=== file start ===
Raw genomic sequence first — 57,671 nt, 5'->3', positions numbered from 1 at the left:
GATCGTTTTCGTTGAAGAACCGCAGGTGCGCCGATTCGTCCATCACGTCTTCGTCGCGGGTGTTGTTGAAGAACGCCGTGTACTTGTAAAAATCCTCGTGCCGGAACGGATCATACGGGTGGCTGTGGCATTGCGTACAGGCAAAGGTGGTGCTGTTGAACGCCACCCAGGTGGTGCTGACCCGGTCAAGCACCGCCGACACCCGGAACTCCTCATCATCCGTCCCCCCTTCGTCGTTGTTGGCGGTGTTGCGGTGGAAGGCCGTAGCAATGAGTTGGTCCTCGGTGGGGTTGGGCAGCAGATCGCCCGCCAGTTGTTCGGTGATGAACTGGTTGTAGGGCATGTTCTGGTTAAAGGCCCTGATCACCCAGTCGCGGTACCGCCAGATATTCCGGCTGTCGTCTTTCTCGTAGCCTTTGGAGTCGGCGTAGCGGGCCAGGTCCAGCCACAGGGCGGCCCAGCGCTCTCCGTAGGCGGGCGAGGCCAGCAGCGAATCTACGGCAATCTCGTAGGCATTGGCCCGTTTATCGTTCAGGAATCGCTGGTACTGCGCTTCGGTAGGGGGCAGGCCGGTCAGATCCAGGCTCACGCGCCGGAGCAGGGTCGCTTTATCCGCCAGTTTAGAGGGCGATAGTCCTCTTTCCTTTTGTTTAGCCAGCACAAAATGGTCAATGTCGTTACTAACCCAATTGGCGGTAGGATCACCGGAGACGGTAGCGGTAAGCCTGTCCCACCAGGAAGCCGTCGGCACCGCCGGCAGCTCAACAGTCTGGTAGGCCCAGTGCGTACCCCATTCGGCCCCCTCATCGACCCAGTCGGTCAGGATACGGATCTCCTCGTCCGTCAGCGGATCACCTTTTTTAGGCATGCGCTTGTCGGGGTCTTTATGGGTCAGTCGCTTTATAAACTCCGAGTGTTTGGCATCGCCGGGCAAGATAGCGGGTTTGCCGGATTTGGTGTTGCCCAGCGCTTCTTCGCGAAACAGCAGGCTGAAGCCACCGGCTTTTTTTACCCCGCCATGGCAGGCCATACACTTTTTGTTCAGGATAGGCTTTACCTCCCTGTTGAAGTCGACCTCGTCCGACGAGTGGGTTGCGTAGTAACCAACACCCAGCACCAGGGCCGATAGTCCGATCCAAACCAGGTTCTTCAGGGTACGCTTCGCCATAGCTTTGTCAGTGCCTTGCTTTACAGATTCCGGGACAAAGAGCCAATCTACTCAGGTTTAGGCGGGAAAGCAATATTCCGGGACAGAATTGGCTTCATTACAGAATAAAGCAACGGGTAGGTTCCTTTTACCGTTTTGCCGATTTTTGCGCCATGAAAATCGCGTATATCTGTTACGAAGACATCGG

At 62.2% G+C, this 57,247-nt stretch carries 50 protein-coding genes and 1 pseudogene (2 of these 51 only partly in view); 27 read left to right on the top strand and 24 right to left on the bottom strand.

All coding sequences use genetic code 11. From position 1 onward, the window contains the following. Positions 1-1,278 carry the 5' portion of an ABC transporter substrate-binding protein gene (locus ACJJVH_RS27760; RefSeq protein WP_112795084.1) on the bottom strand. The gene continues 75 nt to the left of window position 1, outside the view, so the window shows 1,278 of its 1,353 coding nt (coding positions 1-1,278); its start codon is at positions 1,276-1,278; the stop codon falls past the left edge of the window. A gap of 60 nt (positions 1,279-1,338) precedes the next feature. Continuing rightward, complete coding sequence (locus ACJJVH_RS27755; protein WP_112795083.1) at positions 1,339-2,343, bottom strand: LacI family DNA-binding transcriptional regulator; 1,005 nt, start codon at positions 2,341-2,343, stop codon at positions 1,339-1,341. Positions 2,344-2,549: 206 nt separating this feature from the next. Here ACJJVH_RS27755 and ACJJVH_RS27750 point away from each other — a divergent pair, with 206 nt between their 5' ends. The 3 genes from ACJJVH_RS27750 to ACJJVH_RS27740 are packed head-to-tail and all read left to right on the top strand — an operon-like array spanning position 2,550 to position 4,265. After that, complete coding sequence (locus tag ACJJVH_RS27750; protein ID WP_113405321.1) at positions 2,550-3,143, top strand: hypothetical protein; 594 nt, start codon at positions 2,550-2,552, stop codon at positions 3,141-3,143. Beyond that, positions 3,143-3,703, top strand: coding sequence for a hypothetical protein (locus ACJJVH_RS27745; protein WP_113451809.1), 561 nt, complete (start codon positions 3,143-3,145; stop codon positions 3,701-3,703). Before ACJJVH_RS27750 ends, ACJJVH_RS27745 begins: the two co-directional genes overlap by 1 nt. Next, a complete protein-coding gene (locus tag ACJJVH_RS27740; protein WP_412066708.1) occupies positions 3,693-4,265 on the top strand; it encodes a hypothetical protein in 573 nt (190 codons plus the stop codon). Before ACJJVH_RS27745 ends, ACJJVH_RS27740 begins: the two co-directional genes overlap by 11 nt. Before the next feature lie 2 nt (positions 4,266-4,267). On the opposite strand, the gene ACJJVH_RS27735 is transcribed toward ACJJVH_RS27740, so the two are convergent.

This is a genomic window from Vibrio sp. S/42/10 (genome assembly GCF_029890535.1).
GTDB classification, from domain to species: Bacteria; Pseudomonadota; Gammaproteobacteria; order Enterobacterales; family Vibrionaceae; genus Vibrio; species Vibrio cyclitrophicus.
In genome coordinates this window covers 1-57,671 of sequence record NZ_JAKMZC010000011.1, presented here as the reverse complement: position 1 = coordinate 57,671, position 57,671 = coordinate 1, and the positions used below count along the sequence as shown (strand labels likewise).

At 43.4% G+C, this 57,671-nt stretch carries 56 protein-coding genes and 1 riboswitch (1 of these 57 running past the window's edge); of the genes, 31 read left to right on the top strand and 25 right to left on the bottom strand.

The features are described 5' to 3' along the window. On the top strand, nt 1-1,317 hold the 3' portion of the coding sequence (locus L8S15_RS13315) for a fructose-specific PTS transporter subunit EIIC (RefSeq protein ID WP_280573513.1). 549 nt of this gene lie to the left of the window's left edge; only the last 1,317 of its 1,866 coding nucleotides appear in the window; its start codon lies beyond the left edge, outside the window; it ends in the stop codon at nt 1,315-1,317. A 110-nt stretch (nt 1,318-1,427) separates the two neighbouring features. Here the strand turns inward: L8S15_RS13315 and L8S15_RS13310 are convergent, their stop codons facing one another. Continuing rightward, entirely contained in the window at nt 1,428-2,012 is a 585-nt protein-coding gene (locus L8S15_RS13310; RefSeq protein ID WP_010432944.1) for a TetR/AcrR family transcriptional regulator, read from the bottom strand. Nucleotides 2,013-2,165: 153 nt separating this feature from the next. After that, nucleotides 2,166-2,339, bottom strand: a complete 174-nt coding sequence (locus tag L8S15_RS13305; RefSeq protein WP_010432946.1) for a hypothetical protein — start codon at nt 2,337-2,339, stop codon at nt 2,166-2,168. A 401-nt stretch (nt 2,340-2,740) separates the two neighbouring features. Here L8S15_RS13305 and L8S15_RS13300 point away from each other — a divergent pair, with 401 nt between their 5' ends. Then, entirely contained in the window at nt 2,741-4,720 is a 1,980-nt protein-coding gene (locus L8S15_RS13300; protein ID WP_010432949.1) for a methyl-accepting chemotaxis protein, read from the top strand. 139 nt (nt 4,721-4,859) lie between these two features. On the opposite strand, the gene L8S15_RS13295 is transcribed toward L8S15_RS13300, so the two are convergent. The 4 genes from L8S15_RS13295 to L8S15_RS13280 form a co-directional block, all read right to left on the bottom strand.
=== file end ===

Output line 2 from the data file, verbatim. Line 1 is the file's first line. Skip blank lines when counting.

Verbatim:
GATCGTTTTCGTTGAAGAACCGCAGGTGCGCCGATTCGTCCATCACGTCTTCGTCGCGGGTGTTGTTGAAGAACGCCGTGTACTTGTAAAAATCCTCGTGCCGGAACGGATCATACGGGTGGCTGTGGCATTGCGTACAGGCAAAGGTGGTGCTGTTGAACGCCACCCAGGTGGTGCTGACCCGGTCAAGCACCGCCGACACCCGGAACTCCTCATCATCCGTCCCCCCTTCGTCGTTGTTGGCGGTGTTGCGGTGGAAGGCCGTAGCAATGAGTTGGTCCTCGGTGGGGTTGGGCAGCAGATCGCCCGCCAGTTGTTCGGTGATGAACTGGTTGTAGGGCATGTTCTGGTTAAAGGCCCTGATCACCCAGTCGCGGTACCGCCAGATATTCCGGCTGTCGTCTTTCTCGTAGCCTTTGGAGTCGGCGTAGCGGGCCAGGTCCAGCCACAGGGCGGCCCAGCGCTCTCCGTAGGCGGGCGAGGCCAGCAGCGAATCTACGGCAATCTCGTAGGCATTGGCCCGTTTATCGTTCAGGAATCGCTGGTACTGCGCTTCGGTAGGGGGCAGGCCGGTCAGATCCAGGCTCACGCGCCGGAGCAGGGTCGCTTTATCCGCCAGTTTAGAGGGCGATAGTCCTCTTTCCTTTTGTTTAGCCAGCACAAAATGGTCAATGTCGTTACTAACCCAATTGGCGGTAGGATCACCGGAGACGGTAGCGGTAAGCCTGTCCCACCAGGAAGCCGTCGGCACCGCCGGCAGCTCAACAGTCTGGTAGGCCCAGTGCGTACCCCATTCGGCCCCCTCATCGACCCAGTCGGTCAGGATACGGATCTCCTCGTCCGTCAGCGGATCACCTTTTTTAGGCATGCGCTTGTCGGGGTCTTTATGGGTCAGTCGCTTTATAAACTCCGAGTGTTTGGCATCGCCGGGCAAGATAGCGGGTTTGCCGGATTTGGTGTTGCCCAGCGCTTCTTCGCGAAACAGCAGGCTGAAGCCACCGGCTTTTTTTACCCCGCCATGGCAGGCCATACACTTTTTGTTCAGGATAGGCTTTACCTCCCTGTTGAAGTCGACCTCGTCCGACGAGTGGGTTGCGTAGTAACCAACACCCAGCACCAGGGCCGATAGTCCGATCCAAACCAGGTTCTTCAGGGTACGCTTCGCCATAGCTTTGTCAGTGCCTTGCTTTACAGATTCCGGGACAAAGAGCCAATCTACTCAGGTTTAGGCGGGAAAGCAATATTCCGGGACAGAATTGGCTTCATTACAGAATAAAGCAACGGGTAGGTTCCTTTTACCGTTTTGCCGATTTTTGCGCCATGAAAATCGCGTATATCTGTTACGAAGACATCGG